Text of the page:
I’ve changed my tune on Giovani Bernard. Although I wish he was a bit faster and more agile, he compares very well to Brian Westbrook (94.75 grade). Ahmad Bradshaw was a solid fantasy RB2 in a pseudo-committee in New York. Despite other’s thoughts, KHunt is still my favorite running back of the future in San Francisco. Bernard is the only one of the backs to be drafted higher than the 4th round. Bradshaw was practically undrafted; he was taken by the New York Giants with pick 250 of the 255-pick 2007 NFL Draft.
All 3 comps are smaller backs lacking gamebreaking speed, but sporting very impressive strength and agility profiles. Take Giovani Bernard and upgrade his agility from ‘good’ to ‘astounding’ and you get Bobby Rainey. If you’ve paid attention to any of Shawn Siegele’s excellent pieces on running backs using the Agility Score, then you know the Agility Score correlates to fantasy production in the passing game. Clipped from that article:
…runners with good Agility Scores tend to thrive in space and in the passing game. The passing game production takes on a special important with the proliferation of PPR leagues, and is doubly helpful in dynasty leagues since runners who catch a lot of passes tend to have more gradual decline phases.
Since 2000, Rainey has the 16th best weight-adjusted Agility Score (basically a Speed Score for agility), right behind New England Patriot Stevan Ridley. (The top 10 includes Roy Helu, Christine Michael, Le’Veon Bell, and Doug Martin, in that order). He was a significant part of the passing game his final 2 years at Western Kentucky, catching 63 passes over that period. Guess what Browns offensive coordinator Norval Turner loves? Pass catching running backs. In his 9 year Chargers career, LaDainian Tomlinson caught at least 50 passes in 8 seasons; in 2 of those seasons he caught 79 and 100 (!) passes. The only season Tomlinson didn’t catch 50 passes? His age 30, and final, season with the Chargers. Turner is the ultimate fantasy friendly running backs coach (Ryan Mathews aside), as he simutaneously feeds them the rock, while also peppering them with targets in the passing game.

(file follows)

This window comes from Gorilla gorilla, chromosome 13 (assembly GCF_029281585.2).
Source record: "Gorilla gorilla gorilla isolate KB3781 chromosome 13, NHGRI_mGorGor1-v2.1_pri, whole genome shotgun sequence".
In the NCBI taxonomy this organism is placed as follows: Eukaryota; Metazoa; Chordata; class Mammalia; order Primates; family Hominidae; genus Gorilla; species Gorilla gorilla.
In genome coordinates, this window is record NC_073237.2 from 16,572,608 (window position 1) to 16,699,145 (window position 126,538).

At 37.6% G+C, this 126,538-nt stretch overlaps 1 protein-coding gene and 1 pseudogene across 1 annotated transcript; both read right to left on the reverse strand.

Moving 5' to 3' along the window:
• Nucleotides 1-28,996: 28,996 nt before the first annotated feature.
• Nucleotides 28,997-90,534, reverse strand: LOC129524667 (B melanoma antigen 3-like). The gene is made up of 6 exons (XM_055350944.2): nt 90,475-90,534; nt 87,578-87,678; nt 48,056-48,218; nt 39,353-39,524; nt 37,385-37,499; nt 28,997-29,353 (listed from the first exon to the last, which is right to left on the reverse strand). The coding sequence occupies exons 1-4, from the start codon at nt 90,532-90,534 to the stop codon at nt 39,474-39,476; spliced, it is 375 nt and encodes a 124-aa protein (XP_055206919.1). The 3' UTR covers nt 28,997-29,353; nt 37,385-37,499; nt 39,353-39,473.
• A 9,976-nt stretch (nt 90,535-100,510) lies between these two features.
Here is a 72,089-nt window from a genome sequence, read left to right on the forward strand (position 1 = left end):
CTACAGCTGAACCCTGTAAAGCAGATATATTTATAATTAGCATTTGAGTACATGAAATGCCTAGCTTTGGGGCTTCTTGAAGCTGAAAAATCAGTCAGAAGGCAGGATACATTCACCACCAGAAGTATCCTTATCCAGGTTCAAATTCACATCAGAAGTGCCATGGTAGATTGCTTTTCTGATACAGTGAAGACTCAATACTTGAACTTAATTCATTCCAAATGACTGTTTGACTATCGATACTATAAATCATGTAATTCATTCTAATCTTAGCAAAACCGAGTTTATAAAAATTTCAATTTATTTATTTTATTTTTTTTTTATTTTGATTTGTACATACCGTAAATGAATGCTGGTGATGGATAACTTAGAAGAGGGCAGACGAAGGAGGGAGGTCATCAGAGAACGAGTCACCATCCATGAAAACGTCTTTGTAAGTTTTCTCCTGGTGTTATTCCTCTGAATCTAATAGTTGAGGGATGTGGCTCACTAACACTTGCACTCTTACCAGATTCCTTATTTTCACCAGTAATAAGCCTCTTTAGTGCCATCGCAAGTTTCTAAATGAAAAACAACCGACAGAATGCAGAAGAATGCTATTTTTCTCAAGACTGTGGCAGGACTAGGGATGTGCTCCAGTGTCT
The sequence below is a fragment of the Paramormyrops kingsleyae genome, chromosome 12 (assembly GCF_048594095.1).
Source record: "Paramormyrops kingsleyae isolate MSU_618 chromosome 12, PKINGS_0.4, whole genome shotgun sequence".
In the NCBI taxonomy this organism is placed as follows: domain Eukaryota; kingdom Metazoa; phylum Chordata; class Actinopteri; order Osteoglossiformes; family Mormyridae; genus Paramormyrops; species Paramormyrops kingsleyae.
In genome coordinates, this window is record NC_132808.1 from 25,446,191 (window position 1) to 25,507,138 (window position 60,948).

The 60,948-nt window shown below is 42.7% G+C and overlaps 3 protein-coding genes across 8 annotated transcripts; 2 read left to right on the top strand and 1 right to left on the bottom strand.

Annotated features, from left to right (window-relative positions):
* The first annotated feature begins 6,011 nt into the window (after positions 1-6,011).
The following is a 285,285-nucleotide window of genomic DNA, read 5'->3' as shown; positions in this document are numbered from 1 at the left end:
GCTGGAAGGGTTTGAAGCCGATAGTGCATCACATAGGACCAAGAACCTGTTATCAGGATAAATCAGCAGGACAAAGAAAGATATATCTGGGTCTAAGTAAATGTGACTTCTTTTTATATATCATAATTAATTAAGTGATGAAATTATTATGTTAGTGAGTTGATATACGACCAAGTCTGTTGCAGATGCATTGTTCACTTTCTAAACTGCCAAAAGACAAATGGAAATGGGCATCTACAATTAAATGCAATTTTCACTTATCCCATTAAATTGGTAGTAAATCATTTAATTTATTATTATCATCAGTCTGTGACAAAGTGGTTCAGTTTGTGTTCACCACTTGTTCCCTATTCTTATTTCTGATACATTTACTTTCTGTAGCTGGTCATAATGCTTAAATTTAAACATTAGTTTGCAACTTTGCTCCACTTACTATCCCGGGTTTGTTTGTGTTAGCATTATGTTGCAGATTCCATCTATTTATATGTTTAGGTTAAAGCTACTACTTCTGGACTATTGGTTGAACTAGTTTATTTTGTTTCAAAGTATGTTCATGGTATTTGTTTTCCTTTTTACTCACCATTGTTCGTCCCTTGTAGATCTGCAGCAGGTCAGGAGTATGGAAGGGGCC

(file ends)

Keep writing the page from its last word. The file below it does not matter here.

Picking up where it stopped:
You can see Rainey’s workhorse potential when compared to Giovani Bernard in college:
Rainey was ridden hard in college, to the tune of 369 total carries his senior year. Their TD/G numbers are similar, and Rainey has a slight edge in Highlight Yards/Attempt. From Football Study Hall, Highlight Yards are “The portion of a carry credited to the runner instead of the line (no yards on a 0-5 yard gain, half-credit for 5-10 yards, all credit 10+).” Divide the total number of Highlight Yards by the number of Highlight Opportunities, and you get Highlight yards per attempt. Obviously, there’s a huge discrepancy in their yards per carry numbers. On that, I have to say that YPC is not statistically significant when attempting to predict NFL success (college yards per game is more highly correlated to NFL YPC than college YPC).